The UK’s Crown Commercial Service (CCS) awarded one of the world’s largest ever language services contract to a total of 13 suppliers on April 22, 2016. Tasked with rolling three previous language services contracts (ref: RM987RM738, CAG/912/0181) into one, the CSS launched one giant tender that could be worth as much as GBP 250m and will run for three years with an optional 12-month extension.

The suppliers of the previous contracts were K International and thebigword for written translation, and LanguageLine, Prestige Network, and thebigword for face-to-face Interpreting. Telephone interpreting was likely provided by LanguageLine and thebigword, but the actual contract award was unavailable. Of all the incumbents, only LanguageLine is not included in the new list of suppliers.

Three in One

The CSS’ rationale behind rolling those three contracts into one was probably to shake up the government’s existing, less than satisfactory procurement process by adding more vendors into the mix―a strategy that is now also being tried at the county level.

Three Vietnamese men accused of running a cannabis factory have had the case against them dropped – because an interpreter was not available.
The trio were alleged to have been in possession of cannabis with a street value of £185,000 following a raid on the premises in Auchtermuchty, Fife.
But a judge at Dundee Sheriff Court threw the case out on Tuesday this week after a Vietnamese interpreter was unavailable.
Ngoc Anh Duong (26), Minh My Ho (20), and Long Van Le (22) walked free following the bungle.
Although the Crown Office says it has not ruled out future proceedings, the case has led to claims that the SNP government is running an “amateurish” and “incompetent” Scottish justice system.

All credit is again due to reporter Monidipa Fouzder for alerting us to the further dog’s breakfast the Ministry of Justice seems intent on perpetrating when seeking bids for the new contract (or contracts) for court interpreters scheduled to begin on 31 October.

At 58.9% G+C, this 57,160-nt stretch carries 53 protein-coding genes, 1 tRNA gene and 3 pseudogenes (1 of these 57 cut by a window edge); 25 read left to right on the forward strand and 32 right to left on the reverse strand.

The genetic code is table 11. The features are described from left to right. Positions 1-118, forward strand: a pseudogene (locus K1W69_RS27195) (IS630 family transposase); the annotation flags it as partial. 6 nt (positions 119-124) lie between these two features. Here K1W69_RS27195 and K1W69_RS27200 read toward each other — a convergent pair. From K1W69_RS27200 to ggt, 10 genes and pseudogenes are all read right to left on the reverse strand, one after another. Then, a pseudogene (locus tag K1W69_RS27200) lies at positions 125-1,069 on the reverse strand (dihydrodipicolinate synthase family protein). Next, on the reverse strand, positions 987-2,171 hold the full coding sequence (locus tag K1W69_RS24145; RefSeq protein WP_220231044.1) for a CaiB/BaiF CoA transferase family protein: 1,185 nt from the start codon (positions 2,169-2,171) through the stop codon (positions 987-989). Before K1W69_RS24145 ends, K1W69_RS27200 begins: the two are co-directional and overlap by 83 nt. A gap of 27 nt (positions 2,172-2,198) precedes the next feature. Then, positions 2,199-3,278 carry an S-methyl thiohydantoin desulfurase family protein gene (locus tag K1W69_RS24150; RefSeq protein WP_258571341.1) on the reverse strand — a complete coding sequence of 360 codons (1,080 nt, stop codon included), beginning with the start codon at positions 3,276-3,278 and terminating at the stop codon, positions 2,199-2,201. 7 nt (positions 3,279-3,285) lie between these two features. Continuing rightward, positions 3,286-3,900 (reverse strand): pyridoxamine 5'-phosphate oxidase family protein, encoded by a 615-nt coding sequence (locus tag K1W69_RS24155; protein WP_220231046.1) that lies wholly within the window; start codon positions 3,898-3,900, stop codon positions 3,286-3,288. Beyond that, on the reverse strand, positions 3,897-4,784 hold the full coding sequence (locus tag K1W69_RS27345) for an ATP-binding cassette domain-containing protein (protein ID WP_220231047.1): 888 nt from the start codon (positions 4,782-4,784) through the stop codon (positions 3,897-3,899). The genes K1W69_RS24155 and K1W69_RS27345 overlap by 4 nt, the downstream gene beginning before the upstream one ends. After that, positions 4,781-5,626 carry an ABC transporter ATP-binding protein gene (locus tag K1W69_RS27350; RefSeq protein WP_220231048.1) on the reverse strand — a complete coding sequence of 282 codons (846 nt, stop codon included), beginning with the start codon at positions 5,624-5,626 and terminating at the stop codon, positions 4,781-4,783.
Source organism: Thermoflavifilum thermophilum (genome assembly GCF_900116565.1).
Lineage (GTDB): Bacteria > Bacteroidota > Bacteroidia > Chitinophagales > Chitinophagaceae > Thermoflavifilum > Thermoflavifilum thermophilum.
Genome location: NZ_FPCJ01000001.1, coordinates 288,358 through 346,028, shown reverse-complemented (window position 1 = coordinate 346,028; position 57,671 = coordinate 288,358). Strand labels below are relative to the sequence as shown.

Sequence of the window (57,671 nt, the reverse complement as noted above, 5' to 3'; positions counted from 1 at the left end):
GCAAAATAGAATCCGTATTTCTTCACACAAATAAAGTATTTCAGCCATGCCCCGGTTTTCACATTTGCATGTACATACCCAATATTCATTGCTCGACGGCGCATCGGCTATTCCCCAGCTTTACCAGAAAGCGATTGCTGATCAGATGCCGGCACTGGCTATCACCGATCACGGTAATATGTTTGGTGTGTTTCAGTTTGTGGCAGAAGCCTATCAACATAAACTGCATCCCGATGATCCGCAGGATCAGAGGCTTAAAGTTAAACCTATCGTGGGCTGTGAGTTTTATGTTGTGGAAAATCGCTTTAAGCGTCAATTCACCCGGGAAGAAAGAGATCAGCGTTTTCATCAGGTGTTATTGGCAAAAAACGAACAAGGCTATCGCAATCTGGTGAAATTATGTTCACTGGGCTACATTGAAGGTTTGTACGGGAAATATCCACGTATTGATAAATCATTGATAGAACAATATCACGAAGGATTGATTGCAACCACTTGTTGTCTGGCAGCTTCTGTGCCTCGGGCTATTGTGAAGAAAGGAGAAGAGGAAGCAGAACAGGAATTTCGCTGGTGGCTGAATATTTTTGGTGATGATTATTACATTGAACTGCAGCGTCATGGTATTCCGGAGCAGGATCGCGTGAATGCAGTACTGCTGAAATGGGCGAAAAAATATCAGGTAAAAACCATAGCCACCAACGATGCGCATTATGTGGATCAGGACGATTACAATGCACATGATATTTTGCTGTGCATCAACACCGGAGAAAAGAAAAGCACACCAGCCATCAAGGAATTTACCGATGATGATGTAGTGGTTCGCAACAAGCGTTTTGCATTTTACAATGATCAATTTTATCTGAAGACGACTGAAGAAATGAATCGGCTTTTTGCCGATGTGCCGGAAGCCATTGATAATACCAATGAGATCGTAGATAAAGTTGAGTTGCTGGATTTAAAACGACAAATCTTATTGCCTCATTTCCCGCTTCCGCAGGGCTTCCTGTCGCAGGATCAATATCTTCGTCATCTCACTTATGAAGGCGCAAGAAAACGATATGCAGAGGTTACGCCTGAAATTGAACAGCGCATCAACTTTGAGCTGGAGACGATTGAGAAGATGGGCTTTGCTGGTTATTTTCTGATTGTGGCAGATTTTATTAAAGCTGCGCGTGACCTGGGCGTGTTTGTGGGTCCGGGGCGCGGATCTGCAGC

The contrivance of four supposedly exclusive lots is just as half-baked as the three tiers of interpreter provision which bedevilled the existing contract from the outset. To suppose no overlap with those lots is fanciful – just as it was plainly fallacious over the three tiers to proceed as though ‘the more serious the case, the more complex the language’.

We all have a more pressing obligation to work together to get this right, with the relevant provisions of the EU Charter of Fundamental Rights having been adopted here as long ago as 27 October 2013.

The small print of earlier days made plain the intent of the ministry to foist inferior interpreter services upon us in all legally aided cases through the medium of that same exclusive contract. The Law Society saw that off – for the moment.

Days before latest statistics for courtroom interpreting are published, the Ministry of Justice has revealed that the current monopoly service provider has paid ‘service credits’ on 44 occasions for failing to meet its contractual requirement.

Statistics published by the ministry show that Capita Translation and Interpreting has continuously fallen short of the 98% performance target stated in the contract.

Latest figures show that Capita TI completed 97% of requests for language services between July and September 2015, the highest success rate since the contract started on 30 January 2012.

Responding to a question by shadow minister for human rights Andy Slaughter last week, justice minister Shailesh Vara said service credits can be imposed on Capita ‘in line with the terms of the contractual level of 98% success rate’.

From the beginning of the contract in January 2012 until September 2015, Capita TI paid 'service credits’ on 44 occasions, Vara said.

A man facing allegations of drug dealing in Yeovil has had his case adjourned so an interpreter can be present.

Piotr Golebiowski, 33, of Middle Street, Yeovil, is charged with being in possession of a quantity of cannabis (class B) with intent to supply it to unknown persons at Yeovil on January 11.

He is also charged with a similar offence involving a quantity of amphetamine (class B) with intent to supply and is also facing an alleged offence of driving a BMW vehicle on Lyde Road in Yeovil without insurance on the same date.

When the defendant appeared before Somerset Magistrates at Yeovil the Bench was told he spoke very little English and was unable to fully understand the court proceedings.

They agreed to adjourn the case to April 27 when a Police interpreter will be present and until then released Golebiowski on unconditional bail.